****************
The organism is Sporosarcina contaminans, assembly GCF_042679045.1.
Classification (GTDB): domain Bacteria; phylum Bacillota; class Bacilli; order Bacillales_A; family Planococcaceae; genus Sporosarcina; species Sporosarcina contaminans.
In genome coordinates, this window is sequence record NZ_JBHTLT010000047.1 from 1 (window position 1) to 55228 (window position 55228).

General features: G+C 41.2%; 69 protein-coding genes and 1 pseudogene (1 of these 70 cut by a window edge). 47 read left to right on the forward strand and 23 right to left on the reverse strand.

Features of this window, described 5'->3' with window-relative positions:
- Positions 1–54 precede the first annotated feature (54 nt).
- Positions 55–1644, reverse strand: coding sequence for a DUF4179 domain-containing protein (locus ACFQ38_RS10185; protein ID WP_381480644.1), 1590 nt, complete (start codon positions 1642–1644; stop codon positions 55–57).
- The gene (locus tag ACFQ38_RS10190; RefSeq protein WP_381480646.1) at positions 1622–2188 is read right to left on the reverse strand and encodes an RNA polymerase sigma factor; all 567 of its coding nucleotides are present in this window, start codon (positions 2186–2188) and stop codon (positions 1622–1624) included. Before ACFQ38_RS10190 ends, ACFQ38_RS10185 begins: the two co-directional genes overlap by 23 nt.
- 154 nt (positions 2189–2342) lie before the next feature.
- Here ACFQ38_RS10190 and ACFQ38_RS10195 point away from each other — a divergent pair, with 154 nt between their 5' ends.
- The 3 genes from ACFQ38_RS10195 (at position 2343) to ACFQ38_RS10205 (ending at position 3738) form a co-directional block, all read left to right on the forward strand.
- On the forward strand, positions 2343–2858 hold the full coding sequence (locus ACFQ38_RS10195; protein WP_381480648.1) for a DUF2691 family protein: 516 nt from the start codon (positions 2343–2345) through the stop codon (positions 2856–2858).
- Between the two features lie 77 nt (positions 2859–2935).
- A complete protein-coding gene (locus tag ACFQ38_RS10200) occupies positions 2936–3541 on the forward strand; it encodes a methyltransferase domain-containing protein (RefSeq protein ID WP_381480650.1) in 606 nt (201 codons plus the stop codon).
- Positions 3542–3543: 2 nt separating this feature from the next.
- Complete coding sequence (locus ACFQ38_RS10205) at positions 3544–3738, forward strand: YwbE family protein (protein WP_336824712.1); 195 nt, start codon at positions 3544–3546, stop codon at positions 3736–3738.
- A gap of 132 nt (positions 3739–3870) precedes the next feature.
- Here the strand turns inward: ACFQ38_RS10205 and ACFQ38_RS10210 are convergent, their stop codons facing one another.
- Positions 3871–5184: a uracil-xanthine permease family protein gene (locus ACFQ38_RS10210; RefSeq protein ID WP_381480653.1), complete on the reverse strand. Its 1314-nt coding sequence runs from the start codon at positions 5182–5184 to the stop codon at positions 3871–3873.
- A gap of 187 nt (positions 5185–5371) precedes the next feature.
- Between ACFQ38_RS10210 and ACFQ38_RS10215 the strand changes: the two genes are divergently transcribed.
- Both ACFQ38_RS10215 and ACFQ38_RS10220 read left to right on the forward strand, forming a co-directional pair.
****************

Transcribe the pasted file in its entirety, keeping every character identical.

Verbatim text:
The organism is Sporosarcina contaminans, assembly GCF_042679045.1.
Classification (GTDB): domain Bacteria; phylum Bacillota; class Bacilli; order Bacillales_A; family Planococcaceae; genus Sporosarcina; species Sporosarcina contaminans.
In genome coordinates, this window is sequence record NZ_JBHTLT010000047.1 from 1 (window position 1) to 55228 (window position 55228).

General features: G+C 41.2%; 69 protein-coding genes and 1 pseudogene (1 of these 70 cut by a window edge). 47 read left to right on the forward strand and 23 right to left on the reverse strand.

Features of this window, described 5'->3' with window-relative positions:
- Positions 1–54 precede the first annotated feature (54 nt).
- Positions 55–1644, reverse strand: coding sequence for a DUF4179 domain-containing protein (locus ACFQ38_RS10185; protein ID WP_381480644.1), 1590 nt, complete (start codon positions 1642–1644; stop codon positions 55–57).
- The gene (locus tag ACFQ38_RS10190; RefSeq protein WP_381480646.1) at positions 1622–2188 is read right to left on the reverse strand and encodes an RNA polymerase sigma factor; all 567 of its coding nucleotides are present in this window, start codon (positions 2186–2188) and stop codon (positions 1622–1624) included. Before ACFQ38_RS10190 ends, ACFQ38_RS10185 begins: the two co-directional genes overlap by 23 nt.
- 154 nt (positions 2189–2342) lie before the next feature.
- Here ACFQ38_RS10190 and ACFQ38_RS10195 point away from each other — a divergent pair, with 154 nt between their 5' ends.
- The 3 genes from ACFQ38_RS10195 (at position 2343) to ACFQ38_RS10205 (ending at position 3738) form a co-directional block, all read left to right on the forward strand.
- On the forward strand, positions 2343–2858 hold the full coding sequence (locus ACFQ38_RS10195; protein WP_381480648.1) for a DUF2691 family protein: 516 nt from the start codon (positions 2343–2345) through the stop codon (positions 2856–2858).
- Between the two features lie 77 nt (positions 2859–2935).
- A complete protein-coding gene (locus tag ACFQ38_RS10200) occupies positions 2936–3541 on the forward strand; it encodes a methyltransferase domain-containing protein (RefSeq protein ID WP_381480650.1) in 606 nt (201 codons plus the stop codon).
- Positions 3542–3543: 2 nt separating this feature from the next.
- Complete coding sequence (locus ACFQ38_RS10205) at positions 3544–3738, forward strand: YwbE family protein (protein WP_336824712.1); 195 nt, start codon at positions 3544–3546, stop codon at positions 3736–3738.
- A gap of 132 nt (positions 3739–3870) precedes the next feature.
- Here the strand turns inward: ACFQ38_RS10205 and ACFQ38_RS10210 are convergent, their stop codons facing one another.
- Positions 3871–5184: a uracil-xanthine permease family protein gene (locus ACFQ38_RS10210; RefSeq protein ID WP_381480653.1), complete on the reverse strand. Its 1314-nt coding sequence runs from the start codon at positions 5182–5184 to the stop codon at positions 3871–3873.
- A gap of 187 nt (positions 5185–5371) precedes the next feature.
- Between ACFQ38_RS10210 and ACFQ38_RS10215 the strand changes: the two genes are divergently transcribed.
- Both ACFQ38_RS10215 and ACFQ38_RS10220 read left to right on the forward strand, forming a co-directional pair.